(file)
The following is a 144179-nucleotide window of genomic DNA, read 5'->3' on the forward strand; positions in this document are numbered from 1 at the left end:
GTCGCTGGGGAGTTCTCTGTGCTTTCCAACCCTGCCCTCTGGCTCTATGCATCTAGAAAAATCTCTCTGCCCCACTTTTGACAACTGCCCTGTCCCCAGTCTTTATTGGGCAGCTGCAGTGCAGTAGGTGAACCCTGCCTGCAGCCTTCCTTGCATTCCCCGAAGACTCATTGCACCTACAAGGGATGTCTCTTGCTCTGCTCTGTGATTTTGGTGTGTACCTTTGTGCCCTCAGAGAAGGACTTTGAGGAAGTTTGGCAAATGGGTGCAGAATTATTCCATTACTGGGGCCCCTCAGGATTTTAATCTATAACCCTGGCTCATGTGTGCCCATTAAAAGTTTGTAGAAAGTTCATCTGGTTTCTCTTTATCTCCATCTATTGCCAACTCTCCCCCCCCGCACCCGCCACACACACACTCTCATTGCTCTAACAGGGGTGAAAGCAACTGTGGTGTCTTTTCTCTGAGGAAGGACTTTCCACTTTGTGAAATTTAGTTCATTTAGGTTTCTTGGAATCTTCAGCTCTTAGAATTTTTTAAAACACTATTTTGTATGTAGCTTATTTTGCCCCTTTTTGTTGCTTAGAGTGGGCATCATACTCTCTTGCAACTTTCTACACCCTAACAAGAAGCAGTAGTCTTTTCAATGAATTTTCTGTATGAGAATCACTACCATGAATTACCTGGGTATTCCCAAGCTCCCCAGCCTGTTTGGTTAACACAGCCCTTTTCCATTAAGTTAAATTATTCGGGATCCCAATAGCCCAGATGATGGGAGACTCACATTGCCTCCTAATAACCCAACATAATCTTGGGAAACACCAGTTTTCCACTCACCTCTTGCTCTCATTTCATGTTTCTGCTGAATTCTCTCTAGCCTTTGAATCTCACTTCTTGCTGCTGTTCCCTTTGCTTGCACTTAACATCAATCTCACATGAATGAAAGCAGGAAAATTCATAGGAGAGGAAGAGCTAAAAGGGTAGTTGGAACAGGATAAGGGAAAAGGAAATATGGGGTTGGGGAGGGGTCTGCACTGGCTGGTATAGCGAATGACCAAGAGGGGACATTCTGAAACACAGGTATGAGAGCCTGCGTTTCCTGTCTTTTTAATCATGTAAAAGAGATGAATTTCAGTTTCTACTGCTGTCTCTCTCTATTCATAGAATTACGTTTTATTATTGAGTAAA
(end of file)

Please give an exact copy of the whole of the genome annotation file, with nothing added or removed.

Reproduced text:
The following is a 144179-nucleotide window of genomic DNA, read 5'->3' on the forward strand; positions in this document are numbered from 1 at the left end:
GTCGCTGGGGAGTTCTCTGTGCTTTCCAACCCTGCCCTCTGGCTCTATGCATCTAGAAAAATCTCTCTGCCCCACTTTTGACAACTGCCCTGTCCCCAGTCTTTATTGGGCAGCTGCAGTGCAGTAGGTGAACCCTGCCTGCAGCCTTCCTTGCATTCCCCGAAGACTCATTGCACCTACAAGGGATGTCTCTTGCTCTGCTCTGTGATTTTGGTGTGTACCTTTGTGCCCTCAGAGAAGGACTTTGAGGAAGTTTGGCAAATGGGTGCAGAATTATTCCATTACTGGGGCCCCTCAGGATTTTAATCTATAACCCTGGCTCATGTGTGCCCATTAAAAGTTTGTAGAAAGTTCATCTGGTTTCTCTTTATCTCCATCTATTGCCAACTCTCCCCCCCCGCACCCGCCACACACACACTCTCATTGCTCTAACAGGGGTGAAAGCAACTGTGGTGTCTTTTCTCTGAGGAAGGACTTTCCACTTTGTGAAATTTAGTTCATTTAGGTTTCTTGGAATCTTCAGCTCTTAGAATTTTTTAAAACACTATTTTGTATGTAGCTTATTTTGCCCCTTTTTGTTGCTTAGAGTGGGCATCATACTCTCTTGCAACTTTCTACACCCTAACAAGAAGCAGTAGTCTTTTCAATGAATTTTCTGTATGAGAATCACTACCATGAATTACCTGGGTATTCCCAAGCTCCCCAGCCTGTTTGGTTAACACAGCCCTTTTCCATTAAGTTAAATTATTCGGGATCCCAATAGCCCAGATGATGGGAGACTCACATTGCCTCCTAATAACCCAACATAATCTTGGGAAACACCAGTTTTCCACTCACCTCTTGCTCTCATTTCATGTTTCTGCTGAATTCTCTCTAGCCTTTGAATCTCACTTCTTGCTGCTGTTCCCTTTGCTTGCACTTAACATCAATCTCACATGAATGAAAGCAGGAAAATTCATAGGAGAGGAAGAGCTAAAAGGGTAGTTGGAACAGGATAAGGGAAAAGGAAATATGGGGTTGGGGAGGGGTCTGCACTGGCTGGTATAGCGAATGACCAAGAGGGGACATTCTGAAACACAGGTATGAGAGCCTGCGTTTCCTGTCTTTTTAATCATGTAAAAGAGATGAATTTCAGTTTCTACTGCTGTCTCTCTCTATTCATAGAATTACGTTTTATTATTGAGTAAA